People with Behavioral Health Conditions Encounter Barriers to Quitting Successfully

Most people who smoke want to quit, and more than half of them try to do so each year. Adults with mental health conditions who smoke want to quit, are able to quit, and have a better chance of quitting successfully when they have access to treatment.37

Proven treatments, such as FDA-approved medicines and behavioral counseling, make it more likely people will quit smoking successfully. People with behavioral health conditions can have challenges when trying to find and use these treatments:

  • In 2016, about half of mental health facilities (49%) and two-thirds of substance use treatment facilities (64%) screened patients for commercial tobacco* use.9 However, fewer than half of mental health and substance use treatment facilities in the United States offered proven treatments to help people quit smoking.9,38
  • Psychiatrists and other mental health professionals are less likely to talk about quitting smoking with patients who have behavioral health conditions. This may be due to misperceptions about patient’s willingness or ability to quit.39

Connecting every person who wants to quit with treatment proven to help them quit for good is important for improving people’s health.

Examples of strategies that states and communities can use are:

no smoking messages

Provide barrier-free, widely promoted, coverage for all evidence-based cessation treatments by all types of health insurance.
For example, as of 2018, only 15 state Medicaid programs fully covered tobacco cessation (quitting) services for all traditional Medicaid enrollees.40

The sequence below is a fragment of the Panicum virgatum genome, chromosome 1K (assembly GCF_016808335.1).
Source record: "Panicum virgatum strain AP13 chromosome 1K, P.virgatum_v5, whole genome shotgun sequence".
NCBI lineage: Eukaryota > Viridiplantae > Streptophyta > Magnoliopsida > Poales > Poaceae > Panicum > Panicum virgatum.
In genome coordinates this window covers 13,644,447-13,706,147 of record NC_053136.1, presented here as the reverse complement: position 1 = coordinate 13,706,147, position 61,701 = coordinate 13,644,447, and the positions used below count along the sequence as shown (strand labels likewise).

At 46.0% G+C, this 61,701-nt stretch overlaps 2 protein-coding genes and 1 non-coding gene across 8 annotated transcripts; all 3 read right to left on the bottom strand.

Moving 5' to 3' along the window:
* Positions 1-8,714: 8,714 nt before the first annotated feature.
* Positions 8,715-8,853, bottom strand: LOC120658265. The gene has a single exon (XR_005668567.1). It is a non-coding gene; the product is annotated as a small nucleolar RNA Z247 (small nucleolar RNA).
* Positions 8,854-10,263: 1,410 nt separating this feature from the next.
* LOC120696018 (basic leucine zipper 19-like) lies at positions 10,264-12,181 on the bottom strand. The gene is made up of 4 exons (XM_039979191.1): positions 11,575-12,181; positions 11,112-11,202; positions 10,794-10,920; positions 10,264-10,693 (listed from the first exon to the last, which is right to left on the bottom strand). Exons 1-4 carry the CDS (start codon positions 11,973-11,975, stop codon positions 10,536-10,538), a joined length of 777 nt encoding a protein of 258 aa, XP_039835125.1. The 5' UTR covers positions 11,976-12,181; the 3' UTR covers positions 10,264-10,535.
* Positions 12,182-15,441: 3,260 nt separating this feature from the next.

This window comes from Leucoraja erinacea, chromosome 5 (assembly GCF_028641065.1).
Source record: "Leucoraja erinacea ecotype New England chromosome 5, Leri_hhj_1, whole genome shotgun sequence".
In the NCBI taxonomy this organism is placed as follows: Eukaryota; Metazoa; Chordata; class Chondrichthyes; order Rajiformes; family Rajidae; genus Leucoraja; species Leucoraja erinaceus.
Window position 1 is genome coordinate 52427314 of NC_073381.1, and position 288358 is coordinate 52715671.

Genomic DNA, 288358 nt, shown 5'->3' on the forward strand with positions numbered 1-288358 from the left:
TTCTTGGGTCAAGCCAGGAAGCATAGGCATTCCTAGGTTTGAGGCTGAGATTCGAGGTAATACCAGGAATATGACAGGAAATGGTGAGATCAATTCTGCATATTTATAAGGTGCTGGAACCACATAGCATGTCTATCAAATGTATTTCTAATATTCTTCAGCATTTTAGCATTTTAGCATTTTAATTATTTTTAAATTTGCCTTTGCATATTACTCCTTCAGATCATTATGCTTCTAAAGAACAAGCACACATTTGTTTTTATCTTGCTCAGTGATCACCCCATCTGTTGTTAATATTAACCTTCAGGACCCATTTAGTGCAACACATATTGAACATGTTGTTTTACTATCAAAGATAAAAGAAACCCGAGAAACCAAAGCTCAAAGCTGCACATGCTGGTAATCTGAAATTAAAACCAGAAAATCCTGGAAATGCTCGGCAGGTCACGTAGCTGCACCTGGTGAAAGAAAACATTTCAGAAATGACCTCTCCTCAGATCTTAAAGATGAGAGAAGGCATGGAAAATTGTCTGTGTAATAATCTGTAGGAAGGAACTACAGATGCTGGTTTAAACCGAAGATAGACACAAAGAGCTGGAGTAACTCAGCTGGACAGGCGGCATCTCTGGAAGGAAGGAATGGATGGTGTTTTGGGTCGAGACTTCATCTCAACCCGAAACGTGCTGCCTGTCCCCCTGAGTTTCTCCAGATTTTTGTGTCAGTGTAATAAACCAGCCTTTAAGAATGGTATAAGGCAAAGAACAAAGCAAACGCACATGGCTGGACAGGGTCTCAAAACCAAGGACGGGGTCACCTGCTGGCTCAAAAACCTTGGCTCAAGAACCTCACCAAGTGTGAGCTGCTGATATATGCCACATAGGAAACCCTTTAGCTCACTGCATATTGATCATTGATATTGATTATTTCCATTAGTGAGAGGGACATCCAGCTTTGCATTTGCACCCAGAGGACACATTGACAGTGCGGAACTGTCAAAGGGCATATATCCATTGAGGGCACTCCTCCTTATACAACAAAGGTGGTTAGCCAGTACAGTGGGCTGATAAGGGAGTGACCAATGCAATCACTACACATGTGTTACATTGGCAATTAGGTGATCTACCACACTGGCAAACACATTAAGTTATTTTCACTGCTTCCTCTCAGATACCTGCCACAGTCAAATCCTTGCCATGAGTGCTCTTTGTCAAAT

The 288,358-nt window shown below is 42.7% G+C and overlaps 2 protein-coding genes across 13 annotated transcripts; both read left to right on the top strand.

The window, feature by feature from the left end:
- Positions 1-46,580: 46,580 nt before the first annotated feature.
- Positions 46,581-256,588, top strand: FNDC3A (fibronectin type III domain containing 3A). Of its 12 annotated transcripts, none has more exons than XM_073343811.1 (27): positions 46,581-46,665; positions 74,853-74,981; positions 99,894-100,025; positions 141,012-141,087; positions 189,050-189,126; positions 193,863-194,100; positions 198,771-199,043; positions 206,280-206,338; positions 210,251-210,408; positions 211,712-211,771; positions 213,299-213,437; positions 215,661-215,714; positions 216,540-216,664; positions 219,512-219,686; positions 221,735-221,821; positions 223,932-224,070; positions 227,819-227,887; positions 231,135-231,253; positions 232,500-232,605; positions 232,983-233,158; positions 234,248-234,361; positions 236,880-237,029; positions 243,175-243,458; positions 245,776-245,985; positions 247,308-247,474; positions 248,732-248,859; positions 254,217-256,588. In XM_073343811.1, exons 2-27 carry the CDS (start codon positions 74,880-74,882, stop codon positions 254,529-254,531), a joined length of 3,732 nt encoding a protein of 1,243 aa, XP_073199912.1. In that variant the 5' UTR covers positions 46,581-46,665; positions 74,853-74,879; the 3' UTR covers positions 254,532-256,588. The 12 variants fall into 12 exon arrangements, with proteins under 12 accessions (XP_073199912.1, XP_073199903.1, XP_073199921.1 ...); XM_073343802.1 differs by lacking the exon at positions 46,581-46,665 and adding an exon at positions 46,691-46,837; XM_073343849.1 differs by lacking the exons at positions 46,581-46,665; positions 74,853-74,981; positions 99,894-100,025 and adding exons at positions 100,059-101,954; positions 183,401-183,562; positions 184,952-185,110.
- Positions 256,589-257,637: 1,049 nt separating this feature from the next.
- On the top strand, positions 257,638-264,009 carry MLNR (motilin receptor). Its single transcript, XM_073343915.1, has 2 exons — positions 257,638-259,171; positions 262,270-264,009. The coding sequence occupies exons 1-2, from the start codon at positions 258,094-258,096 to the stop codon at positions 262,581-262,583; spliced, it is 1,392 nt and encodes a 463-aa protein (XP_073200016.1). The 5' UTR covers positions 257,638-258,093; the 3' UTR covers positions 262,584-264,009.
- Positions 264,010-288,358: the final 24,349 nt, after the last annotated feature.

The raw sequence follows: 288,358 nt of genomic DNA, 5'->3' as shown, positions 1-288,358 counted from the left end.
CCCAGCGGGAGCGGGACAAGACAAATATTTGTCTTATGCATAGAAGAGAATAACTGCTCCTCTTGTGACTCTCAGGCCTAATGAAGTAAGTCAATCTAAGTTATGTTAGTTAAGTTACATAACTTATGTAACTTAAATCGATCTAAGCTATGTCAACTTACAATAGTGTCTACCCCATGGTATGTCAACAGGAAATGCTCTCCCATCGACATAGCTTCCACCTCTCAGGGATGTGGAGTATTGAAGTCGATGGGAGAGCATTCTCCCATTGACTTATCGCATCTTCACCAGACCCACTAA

Integrate clinical screening and treatment for commercial tobacco use in all health care settings and with all types of patients.
Talking to people about commercial tobacco use and quitting as a regular part of health care visits in all care settings will help make sure that all groups can get effective treatment to help them quit.41

helping hands around no smoking sign

Increase access to culturally tailored cessation services.
When it comes to health issues, one size does not fit all. Different people and communities have varying needs and make decisions in different ways. People with behavioral health conditions may need more intensive treatment, or need treatment for a longer time, to quit smoking.18

no smoking symbol around buildings

Make all behavioral health care settings tobacco-free, with no exceptions.
Tobacco-free campus policies that prohibit use of all commercial tobacco products can support people who want to quit, make tobacco-free places the norm, and stop exposure to secondhand smoke.41 On campuses that are not entirely tobacco-free, management can put in place rules to prevent staff from smoking with residents or providing cigarettes as an incentive or reward.29,41

no smoking messages

Share health messages that feature people with behavioral health conditions and their experiences.
Mass media campaigns are proven to increase smoking cessation, prevent tobacco use initiation, and reduce the prevalence of tobacco use.24,42 Anti-commercial tobacco messaging and mass media campaigns, like CDC’s Tips From Former Smokers® (Tips®), are effective in reaching many groups. Tips ads feature testimonials from people with behavioral health conditions. Positive reactions to Tips ads have been shown to lead to more quit attempts.43

*“Commercial tobacco” means harmful products that are made and sold by tobacco companies. It does not include “traditional tobacco” used by Indigenous groups for religious or ceremonial purposes.
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